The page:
3D printing could change the nature of wars and foreign policy

In the 80s, when the first 3D printers appeared, no one thought that 30 years later they would so drastically change the industrial way of the planet, and possibly the appearance of the entire world economy.

While for most people, the concept of 3D printing is associated with the production of various plastic trinkets, but in fact, complex products made of wood, metal and fabrics are already available to it. The US military-industrial complex is showing great interest in the new technology, where, in particular, unique developments are underway to create artificial leather for the wounded and even food.

Massachusetts Institute of Technology has already developed 4D printing technology, which opens up the possibility of creating materials that change upon contact with water. Chameleon materials may appear soon, changing color depending on the setting. At the end of last year, the British company BAE Sistems first printed a part for the Tornado fighter.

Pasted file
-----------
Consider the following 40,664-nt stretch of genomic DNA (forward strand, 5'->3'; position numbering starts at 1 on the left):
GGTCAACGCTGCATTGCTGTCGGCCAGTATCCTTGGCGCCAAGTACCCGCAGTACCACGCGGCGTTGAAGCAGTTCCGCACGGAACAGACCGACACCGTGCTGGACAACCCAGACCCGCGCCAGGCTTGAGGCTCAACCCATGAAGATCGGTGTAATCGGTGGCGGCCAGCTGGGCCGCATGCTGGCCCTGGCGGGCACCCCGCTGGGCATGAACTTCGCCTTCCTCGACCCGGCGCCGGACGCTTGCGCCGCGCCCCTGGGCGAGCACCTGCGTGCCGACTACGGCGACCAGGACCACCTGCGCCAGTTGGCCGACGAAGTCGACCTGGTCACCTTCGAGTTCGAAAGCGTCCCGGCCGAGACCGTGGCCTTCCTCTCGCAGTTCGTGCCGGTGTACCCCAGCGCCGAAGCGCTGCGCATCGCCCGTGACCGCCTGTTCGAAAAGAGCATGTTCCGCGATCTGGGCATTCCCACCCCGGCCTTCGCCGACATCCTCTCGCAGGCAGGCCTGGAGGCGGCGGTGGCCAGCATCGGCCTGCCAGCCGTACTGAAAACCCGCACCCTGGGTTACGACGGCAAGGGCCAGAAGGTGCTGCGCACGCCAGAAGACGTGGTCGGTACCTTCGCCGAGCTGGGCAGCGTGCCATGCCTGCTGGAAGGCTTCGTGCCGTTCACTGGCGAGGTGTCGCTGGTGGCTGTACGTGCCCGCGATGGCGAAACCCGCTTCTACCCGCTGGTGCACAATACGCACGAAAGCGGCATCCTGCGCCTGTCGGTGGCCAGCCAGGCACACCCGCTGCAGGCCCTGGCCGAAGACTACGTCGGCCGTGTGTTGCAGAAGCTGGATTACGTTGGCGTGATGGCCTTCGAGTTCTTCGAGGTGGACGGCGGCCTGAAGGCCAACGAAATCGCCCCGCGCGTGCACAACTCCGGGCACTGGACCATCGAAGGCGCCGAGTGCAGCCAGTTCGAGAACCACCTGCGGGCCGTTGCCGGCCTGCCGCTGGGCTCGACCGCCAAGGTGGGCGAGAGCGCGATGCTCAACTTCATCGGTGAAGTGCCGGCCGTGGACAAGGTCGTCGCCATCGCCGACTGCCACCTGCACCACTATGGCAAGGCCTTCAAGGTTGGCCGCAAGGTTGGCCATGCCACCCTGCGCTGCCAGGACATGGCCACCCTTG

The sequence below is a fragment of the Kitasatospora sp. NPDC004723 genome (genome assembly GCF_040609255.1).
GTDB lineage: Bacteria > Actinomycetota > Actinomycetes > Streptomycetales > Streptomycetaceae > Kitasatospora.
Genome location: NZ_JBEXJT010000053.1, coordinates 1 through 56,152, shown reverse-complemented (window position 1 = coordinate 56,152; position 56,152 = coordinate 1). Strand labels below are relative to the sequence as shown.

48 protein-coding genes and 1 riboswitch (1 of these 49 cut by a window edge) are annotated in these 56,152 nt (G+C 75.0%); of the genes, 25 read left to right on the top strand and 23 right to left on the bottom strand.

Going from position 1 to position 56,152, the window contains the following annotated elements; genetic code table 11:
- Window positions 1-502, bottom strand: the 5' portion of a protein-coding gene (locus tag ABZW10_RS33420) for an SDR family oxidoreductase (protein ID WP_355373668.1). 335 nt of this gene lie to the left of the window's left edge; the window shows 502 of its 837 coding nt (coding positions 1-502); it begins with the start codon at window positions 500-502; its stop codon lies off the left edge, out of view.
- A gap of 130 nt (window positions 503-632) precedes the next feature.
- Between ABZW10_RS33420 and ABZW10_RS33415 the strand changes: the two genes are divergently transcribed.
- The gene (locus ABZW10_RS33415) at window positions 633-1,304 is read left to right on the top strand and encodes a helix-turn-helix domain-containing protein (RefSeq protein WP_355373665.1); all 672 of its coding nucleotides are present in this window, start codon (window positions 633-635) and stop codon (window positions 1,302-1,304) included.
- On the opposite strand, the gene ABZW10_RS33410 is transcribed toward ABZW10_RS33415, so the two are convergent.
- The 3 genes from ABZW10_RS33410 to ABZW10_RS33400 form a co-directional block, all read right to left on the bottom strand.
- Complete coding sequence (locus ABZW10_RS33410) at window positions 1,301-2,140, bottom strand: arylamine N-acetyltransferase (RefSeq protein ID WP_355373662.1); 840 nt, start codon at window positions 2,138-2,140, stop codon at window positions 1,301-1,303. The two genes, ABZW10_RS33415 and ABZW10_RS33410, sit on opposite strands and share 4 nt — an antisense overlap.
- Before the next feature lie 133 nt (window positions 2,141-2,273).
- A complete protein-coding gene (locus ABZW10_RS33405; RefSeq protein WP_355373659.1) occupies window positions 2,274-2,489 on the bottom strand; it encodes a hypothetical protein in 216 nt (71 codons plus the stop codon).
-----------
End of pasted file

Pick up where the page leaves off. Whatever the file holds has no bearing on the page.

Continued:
However, the rapid development of 3D technologies can turn into serious problems for the military industry. The fact is that the army itself will be able to produce, for example, the necessary spare parts for military equipment, which can literally bury entire branches of the defense industry.

3D printing can affect foreign policy as well. Now a country where these technologies are well developed will not be afraid of any sanctions associated with the embargo on the supply of certain types of industrial products.